Feb 1, 2006 12:00 PM
WITH mandatory requirements for ultra-low-sulfur diesel (ULSD) about to impact every tank truck carrier in 2006, many questions remain unanswered.
However, some things are pretty clear: tank truck carriers may have to use dedicated trailers to transport the fuel, and even more loading/unloading responsibility will fall on the driver.
“This is a work in progress,” said John Conley, National Tank Truck Carriers president, directing comments at the many ULSD questions that continue to perplex carriers, suppliers, and manufacturers.
Conley, along with John O'Connell of Civacon and David Schaller of International Truck and Engine Corp, discussed the ramifications prompted by the Environmental Protection Agency's rules designed to reduce air pollution.
They discussed the ULSD issues November 7-9 at the National Tank Truck Carriers Cargo Tank Maintenance Seminar in Louisville, Kentucky.
A growing number of diesel terminal operators and marketers have now announced that they will require dedicated tank trailers for ULSD. Dedicated tankwagons also may be needed by marketers that distribute ULSD in addition to other fuels, such as heating oil and kerosene.
The federal agency apparently gave “no thought” to the problems that would impact the distribution system from pipeline to terminal to convenience store, Conley said.
“The tank truck industry is a small part in this, but we are in the middle of the issue,” he added.
O'Connell pointed out that carriers will have to train drivers, emphasizing the importance of avoiding cross-contamination at the loading rack, and during and after the unloading procedure.
“The cargo tank and associated equipment have to have integrity maintained,” O'Connell added.
He said that major oil companies are compiling lists of products that can be crossloaded.
Avoiding product cross-contamination in the tank trailer will require clean sump areas, no pockets in emergency valves, full drainage for API adapters, and less complexity with T-joints and pipe work, O'Connell pointed out.
In addition, meters, pumps, and air eliminators haven't been designed to remove product.
Other problems can arise from hoses that aren't fully drained, as well as where the drained product will be disposed.
“There may have to be some way of draining product before reloading, so that's going to create another problem,” O'Connell said.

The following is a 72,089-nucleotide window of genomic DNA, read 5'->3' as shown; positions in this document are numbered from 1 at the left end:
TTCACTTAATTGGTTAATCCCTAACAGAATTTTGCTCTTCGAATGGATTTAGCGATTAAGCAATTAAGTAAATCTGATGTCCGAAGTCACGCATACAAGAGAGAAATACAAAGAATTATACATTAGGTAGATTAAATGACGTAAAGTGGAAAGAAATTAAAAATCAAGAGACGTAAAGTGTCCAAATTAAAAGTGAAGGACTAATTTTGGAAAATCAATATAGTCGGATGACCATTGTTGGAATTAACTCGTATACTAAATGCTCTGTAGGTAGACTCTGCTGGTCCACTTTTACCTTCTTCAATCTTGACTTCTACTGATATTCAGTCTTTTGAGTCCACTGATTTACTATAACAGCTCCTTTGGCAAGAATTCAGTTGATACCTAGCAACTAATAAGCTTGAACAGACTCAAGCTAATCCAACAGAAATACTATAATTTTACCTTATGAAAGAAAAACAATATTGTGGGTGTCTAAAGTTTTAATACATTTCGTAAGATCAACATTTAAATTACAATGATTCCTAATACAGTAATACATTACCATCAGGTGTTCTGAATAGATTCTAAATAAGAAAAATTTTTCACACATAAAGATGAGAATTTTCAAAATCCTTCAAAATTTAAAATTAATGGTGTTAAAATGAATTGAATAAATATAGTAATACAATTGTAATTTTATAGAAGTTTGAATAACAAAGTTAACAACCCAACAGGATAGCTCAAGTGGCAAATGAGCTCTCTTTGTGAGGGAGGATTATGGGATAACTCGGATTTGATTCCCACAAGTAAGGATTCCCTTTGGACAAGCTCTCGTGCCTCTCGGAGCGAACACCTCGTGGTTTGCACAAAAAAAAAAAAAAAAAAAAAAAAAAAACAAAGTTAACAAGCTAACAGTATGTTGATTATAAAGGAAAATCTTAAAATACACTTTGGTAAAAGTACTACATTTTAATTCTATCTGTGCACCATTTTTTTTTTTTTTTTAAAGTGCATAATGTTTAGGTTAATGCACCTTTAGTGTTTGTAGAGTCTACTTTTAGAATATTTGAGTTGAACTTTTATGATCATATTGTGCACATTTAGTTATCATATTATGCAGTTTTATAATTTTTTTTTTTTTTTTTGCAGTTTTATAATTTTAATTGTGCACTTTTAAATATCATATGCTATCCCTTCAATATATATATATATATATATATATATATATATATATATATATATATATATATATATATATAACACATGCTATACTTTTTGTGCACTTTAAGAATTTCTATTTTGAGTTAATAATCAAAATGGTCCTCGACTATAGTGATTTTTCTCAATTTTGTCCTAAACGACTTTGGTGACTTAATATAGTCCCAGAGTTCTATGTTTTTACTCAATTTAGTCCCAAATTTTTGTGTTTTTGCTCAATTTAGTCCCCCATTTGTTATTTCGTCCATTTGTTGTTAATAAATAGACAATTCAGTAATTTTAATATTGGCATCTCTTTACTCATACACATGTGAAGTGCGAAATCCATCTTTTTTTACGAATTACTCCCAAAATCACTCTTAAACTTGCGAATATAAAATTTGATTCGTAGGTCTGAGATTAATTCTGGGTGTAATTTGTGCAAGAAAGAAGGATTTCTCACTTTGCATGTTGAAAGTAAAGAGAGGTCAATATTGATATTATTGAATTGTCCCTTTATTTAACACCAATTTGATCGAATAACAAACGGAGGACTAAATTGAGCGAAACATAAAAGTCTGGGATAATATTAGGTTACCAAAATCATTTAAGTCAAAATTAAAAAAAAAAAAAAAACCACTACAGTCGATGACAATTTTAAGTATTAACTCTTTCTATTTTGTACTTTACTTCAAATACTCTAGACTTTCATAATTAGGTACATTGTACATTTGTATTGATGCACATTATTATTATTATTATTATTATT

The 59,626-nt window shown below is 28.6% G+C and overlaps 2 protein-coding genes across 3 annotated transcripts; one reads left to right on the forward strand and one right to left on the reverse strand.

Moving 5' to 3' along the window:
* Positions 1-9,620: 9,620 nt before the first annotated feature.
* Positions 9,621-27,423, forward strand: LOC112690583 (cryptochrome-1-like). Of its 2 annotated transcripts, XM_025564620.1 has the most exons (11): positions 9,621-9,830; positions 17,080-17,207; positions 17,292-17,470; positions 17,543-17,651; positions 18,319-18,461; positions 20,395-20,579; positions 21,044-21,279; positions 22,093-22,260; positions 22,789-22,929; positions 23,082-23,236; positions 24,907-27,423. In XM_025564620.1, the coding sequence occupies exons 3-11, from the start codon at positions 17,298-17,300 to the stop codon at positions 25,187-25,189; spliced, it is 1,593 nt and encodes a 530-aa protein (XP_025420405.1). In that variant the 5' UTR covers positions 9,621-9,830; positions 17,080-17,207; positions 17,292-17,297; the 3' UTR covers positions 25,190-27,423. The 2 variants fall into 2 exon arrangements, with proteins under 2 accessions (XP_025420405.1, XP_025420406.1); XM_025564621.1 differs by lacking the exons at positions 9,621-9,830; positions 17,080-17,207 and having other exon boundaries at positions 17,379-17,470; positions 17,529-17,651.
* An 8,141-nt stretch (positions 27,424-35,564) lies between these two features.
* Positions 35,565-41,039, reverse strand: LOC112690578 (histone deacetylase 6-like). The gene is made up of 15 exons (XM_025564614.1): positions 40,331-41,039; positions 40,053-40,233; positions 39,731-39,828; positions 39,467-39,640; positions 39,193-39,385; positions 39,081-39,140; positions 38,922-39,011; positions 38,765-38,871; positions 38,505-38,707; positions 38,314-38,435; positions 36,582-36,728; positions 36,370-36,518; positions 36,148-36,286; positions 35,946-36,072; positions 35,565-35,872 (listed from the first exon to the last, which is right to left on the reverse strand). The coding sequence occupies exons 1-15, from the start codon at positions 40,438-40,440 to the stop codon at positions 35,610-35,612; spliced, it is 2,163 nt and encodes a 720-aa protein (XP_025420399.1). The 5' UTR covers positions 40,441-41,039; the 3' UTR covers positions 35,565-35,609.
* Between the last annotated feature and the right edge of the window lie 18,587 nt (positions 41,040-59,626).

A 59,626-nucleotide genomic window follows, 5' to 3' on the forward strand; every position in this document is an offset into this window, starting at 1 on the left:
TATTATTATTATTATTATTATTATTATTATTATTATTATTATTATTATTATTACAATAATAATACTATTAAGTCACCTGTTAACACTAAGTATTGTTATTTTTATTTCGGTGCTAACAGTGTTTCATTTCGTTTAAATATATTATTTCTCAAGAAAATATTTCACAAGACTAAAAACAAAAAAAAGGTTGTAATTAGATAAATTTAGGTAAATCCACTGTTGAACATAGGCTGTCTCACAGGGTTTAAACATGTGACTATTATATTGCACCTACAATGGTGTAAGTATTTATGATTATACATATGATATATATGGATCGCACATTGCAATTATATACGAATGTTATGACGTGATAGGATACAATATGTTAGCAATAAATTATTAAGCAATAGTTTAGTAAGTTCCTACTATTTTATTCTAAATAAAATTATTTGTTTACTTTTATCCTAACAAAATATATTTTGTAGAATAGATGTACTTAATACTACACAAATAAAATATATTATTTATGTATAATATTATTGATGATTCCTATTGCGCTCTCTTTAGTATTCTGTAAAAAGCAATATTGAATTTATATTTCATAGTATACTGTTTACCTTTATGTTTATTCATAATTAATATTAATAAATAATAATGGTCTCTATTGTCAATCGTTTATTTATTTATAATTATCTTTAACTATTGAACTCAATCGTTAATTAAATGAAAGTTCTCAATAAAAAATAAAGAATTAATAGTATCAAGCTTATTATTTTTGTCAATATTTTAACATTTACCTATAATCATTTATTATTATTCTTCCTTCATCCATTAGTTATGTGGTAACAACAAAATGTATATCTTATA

O-rings, seals, and overfill devices will have to be ULSD- compatible.
“It is going to be essential going forward that the dispatch department have records of what has been previously loaded as there will be products that cannot even be reloaded into an empty compartment as the wall clingage will contaminate the ULSD,” O'Connell said.
Some carriers already have bottom wet sensor probes fitted to trailers. “If you are looking at buying new equipment and are considering hauling a lot of diesel you may want to consider adding bottom sensors to your specifications,” O'Connell said. “The advantages are that they tell you if you have retained product in the compartment from the previous load.
Trailers with wet dry valves, nose line for pump applications, and/or discharge pipes to the curbside could cause contamination because they retain product. He advised carriers to discuss the issue with their OEMs and determine if there are other options available such as self- draining manifolds that do not hold product and have sight glasses.
“We also need to learn the lingo,” O'Connell said, adding that carriers should be sure the new rules and their terms are familiar throughout the company. “Dialogue between oil companies, carriers, equipment suppliers, and end customers is essential.”
If problems are complicated for the tank trailer, the diesel tractor engines mandated for the 2007 model year bring similar concerns.
Depending on the individual engine, fuel economy may drop slightly and weight will increase roughly 60-100 pounds, Schaller said.
However, International is working on a fuel economy-neutral performance for Class 8 engines.
The big impact for 2007 is the new aftertreatment system that replaces the typical exhaust assembly. The new system has an active filter system that captures particulate matter. The particulate trap will have to be cleaned about once a year, and the cleaning will require the use of new equipment for the procedure.
Schaller also advised carriers to contact their fuel suppliers to insure that lubricity requirements are meeting specifications, and to work with their OEMs to insure specifications meet individual fleet requirements.
“Ultra-low-sulfur diesel is critical to us because we cannot meet the EPA mandates for 2007 without the new fuel,” Schaller said.
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